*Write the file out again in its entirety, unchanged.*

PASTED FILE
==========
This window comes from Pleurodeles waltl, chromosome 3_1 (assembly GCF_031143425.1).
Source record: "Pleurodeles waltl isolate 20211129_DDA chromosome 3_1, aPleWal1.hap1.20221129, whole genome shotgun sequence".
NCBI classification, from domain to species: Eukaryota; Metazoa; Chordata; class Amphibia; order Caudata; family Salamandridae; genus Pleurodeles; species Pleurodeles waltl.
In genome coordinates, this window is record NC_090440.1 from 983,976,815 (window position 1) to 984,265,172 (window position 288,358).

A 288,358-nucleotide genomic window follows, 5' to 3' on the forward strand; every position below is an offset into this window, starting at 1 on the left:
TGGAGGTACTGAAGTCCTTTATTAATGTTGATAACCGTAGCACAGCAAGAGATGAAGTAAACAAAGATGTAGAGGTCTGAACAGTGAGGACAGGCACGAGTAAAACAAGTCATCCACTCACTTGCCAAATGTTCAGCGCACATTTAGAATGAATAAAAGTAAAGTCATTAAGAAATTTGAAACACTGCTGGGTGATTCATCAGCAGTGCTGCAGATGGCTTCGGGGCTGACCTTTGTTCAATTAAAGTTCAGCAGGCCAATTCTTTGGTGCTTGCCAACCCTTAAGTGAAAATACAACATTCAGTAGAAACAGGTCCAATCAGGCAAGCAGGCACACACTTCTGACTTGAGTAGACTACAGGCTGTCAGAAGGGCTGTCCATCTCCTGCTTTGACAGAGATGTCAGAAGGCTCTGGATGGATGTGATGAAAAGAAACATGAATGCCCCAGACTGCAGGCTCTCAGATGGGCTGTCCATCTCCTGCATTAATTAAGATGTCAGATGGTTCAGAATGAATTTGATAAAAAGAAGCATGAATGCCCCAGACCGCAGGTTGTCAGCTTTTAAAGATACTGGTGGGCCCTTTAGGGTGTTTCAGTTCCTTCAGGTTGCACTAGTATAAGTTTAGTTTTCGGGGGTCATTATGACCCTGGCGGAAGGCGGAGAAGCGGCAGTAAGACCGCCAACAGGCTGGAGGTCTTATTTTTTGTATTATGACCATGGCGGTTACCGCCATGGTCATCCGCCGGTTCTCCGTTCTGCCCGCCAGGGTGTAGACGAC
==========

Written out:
This window comes from Pleurodeles waltl, chromosome 3_1 (assembly GCF_031143425.1).
Source record: "Pleurodeles waltl isolate 20211129_DDA chromosome 3_1, aPleWal1.hap1.20221129, whole genome shotgun sequence".
NCBI classification, from domain to species: Eukaryota; Metazoa; Chordata; class Amphibia; order Caudata; family Salamandridae; genus Pleurodeles; species Pleurodeles waltl.
In genome coordinates, this window is record NC_090440.1 from 983,976,815 (window position 1) to 984,265,172 (window position 288,358).

A 288,358-nucleotide genomic window follows, 5' to 3' on the forward strand; every position below is an offset into this window, starting at 1 on the left:
TGGAGGTACTGAAGTCCTTTATTAATGTTGATAACCGTAGCACAGCAAGAGATGAAGTAAACAAAGATGTAGAGGTCTGAACAGTGAGGACAGGCACGAGTAAAACAAGTCATCCACTCACTTGCCAAATGTTCAGCGCACATTTAGAATGAATAAAAGTAAAGTCATTAAGAAATTTGAAACACTGCTGGGTGATTCATCAGCAGTGCTGCAGATGGCTTCGGGGCTGACCTTTGTTCAATTAAAGTTCAGCAGGCCAATTCTTTGGTGCTTGCCAACCCTTAAGTGAAAATACAACATTCAGTAGAAACAGGTCCAATCAGGCAAGCAGGCACACACTTCTGACTTGAGTAGACTACAGGCTGTCAGAAGGGCTGTCCATCTCCTGCTTTGACAGAGATGTCAGAAGGCTCTGGATGGATGTGATGAAAAGAAACATGAATGCCCCAGACTGCAGGCTCTCAGATGGGCTGTCCATCTCCTGCATTAATTAAGATGTCAGATGGTTCAGAATGAATTTGATAAAAAGAAGCATGAATGCCCCAGACCGCAGGTTGTCAGCTTTTAAAGATACTGGTGGGCCCTTTAGGGTGTTTCAGTTCCTTCAGGTTGCACTAGTATAAGTTTAGTTTTCGGGGGTCATTATGACCCTGGCGGAAGGCGGAGAAGCGGCAGTAAGACCGCCAACAGGCTGGAGGTCTTATTTTTTGTATTATGACCATGGCGGTTACCGCCATGGTCATCCGCCGGTTCTCCGTTCTGCCCGCCAGGGTGTAGACGAC